Talking to kids about death and dying may not be easy, but it is important. These conversations help to shape our children's attitudes about what it means to have to say goodbye to someone you love. Here are some tips on getting the conversation started. Remember, this is a conversation you'll be having on an ongoing basis as your child grows and matures and he begins to ask new and different questions about death and dying.
When you're trying to decide how to answer your child's questions, keep your child's age and abilities in mind. Very young children may have simple and direct questions that warrant simple and direct answers.
Look for the teachable moments that occur as part of everyday life. If you're lucky, your child's first experience with grief and bereavement will be with a goldfish as opposed to a grandparent.
Respect your child's feelings. It is sad when a much-loved pet like a goldfish dies. It is normal to wish that pets (and people) we love could be here with us forever.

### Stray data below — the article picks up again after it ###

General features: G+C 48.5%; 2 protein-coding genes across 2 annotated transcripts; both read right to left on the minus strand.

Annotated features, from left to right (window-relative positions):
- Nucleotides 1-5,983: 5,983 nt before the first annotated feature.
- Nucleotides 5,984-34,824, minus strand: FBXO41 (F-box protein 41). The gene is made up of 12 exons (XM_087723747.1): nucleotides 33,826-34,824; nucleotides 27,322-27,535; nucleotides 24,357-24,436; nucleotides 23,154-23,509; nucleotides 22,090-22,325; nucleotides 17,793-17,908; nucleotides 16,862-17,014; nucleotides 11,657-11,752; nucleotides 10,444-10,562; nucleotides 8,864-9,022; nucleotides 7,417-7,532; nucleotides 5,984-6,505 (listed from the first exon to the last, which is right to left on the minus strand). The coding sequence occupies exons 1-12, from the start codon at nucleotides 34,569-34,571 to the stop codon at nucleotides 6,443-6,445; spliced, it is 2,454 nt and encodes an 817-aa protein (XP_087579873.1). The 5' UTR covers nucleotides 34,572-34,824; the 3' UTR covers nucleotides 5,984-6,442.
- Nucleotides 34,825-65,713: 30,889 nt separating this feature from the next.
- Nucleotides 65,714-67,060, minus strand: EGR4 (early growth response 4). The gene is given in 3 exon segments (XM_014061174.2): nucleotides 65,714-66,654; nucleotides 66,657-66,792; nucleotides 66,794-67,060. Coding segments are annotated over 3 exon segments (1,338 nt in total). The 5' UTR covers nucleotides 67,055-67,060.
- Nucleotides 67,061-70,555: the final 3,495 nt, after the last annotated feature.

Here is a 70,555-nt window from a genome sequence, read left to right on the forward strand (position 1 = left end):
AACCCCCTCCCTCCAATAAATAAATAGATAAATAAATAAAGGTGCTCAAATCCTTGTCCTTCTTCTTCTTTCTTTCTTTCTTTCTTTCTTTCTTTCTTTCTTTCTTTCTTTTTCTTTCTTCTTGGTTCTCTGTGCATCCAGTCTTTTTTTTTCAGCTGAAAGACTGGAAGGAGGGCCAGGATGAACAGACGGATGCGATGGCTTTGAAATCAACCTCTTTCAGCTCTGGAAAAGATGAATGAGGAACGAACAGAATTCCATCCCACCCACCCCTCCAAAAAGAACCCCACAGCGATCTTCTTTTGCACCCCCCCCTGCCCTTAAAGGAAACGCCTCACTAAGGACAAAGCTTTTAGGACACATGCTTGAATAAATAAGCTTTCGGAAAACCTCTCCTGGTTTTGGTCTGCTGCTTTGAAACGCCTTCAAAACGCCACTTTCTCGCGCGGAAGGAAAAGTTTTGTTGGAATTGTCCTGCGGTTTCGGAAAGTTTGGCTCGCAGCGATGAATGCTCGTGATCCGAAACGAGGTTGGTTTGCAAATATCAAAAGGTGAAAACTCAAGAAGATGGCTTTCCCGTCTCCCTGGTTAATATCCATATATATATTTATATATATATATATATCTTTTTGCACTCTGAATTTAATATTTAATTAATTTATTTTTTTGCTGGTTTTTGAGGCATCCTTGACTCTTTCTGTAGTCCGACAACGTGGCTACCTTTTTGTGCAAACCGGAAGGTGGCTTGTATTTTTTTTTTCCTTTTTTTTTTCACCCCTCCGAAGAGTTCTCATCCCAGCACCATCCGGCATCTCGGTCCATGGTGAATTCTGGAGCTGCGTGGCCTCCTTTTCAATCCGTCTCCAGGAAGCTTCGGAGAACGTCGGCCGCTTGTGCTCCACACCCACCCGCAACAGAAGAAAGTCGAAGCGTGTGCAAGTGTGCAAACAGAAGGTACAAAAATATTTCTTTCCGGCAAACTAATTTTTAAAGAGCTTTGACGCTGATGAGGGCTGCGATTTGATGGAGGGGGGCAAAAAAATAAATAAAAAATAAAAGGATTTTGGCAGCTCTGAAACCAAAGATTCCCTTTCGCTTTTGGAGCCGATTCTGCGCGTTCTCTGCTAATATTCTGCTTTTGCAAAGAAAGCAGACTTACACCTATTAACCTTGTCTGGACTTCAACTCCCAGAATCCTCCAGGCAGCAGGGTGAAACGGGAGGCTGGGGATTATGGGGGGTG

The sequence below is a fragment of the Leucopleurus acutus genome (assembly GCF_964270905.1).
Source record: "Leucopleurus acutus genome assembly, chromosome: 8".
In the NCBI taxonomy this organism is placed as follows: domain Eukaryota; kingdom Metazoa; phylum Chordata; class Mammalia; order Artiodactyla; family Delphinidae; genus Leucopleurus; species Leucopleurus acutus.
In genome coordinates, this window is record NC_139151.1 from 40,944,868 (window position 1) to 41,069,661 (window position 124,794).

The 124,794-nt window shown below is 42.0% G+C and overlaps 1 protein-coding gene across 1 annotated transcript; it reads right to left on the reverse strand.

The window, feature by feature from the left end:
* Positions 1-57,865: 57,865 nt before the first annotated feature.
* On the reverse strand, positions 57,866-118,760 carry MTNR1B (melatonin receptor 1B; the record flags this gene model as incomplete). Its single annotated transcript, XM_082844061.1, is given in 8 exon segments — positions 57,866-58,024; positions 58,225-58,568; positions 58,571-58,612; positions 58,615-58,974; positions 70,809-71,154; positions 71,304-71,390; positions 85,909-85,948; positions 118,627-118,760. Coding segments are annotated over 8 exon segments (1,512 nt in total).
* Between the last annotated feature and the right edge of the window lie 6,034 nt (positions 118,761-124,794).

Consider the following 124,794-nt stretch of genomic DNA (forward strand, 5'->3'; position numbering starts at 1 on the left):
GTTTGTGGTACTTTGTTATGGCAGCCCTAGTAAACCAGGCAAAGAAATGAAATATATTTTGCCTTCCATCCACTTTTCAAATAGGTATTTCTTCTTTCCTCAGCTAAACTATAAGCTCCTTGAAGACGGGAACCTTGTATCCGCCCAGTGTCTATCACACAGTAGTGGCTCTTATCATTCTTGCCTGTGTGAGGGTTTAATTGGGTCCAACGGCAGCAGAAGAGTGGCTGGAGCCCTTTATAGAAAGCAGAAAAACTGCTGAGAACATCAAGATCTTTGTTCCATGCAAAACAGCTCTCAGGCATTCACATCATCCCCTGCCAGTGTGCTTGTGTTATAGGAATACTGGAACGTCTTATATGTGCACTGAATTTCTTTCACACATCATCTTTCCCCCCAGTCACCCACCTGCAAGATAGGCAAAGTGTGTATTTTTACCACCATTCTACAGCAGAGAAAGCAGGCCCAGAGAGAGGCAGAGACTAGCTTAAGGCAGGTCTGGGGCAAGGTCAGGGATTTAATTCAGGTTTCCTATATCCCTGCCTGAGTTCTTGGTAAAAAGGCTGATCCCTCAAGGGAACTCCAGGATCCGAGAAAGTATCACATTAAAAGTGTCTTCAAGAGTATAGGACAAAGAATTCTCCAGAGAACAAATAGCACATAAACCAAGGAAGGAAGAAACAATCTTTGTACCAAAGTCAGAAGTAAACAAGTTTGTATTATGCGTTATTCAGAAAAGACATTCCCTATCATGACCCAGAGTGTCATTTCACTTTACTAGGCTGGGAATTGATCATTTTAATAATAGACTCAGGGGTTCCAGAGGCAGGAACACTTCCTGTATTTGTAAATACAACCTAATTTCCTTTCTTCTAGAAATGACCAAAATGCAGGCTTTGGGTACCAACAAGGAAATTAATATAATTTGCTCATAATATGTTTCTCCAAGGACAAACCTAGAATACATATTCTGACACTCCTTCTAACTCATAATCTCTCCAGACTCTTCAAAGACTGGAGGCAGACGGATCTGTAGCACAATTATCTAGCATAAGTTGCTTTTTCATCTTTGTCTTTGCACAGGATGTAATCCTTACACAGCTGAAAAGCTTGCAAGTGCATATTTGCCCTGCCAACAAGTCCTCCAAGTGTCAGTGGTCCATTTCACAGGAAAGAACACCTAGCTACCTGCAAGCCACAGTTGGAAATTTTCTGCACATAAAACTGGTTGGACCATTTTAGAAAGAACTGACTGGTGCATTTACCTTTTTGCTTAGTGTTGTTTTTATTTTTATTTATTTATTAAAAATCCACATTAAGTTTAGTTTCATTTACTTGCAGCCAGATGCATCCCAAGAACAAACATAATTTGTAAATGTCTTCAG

Don't use euphemisms simply because you're uncomfortable using the d-word. The goldfish isn't sleeping. It is dead. You don't want your child to be afraid to go to bed at night for fear of never waking up.
Tackle the tough questions ("Are you going to die, too, mommy?") as honestly as you can while simultaneously acknowledging you don't have all the answers. You can also reassure your child that are doing everything you can to try to live a long and healthy life and promise to let your child know if the situation changes. Respectful and honest communication alleviates a lot of anxiety for children -- and parents, too.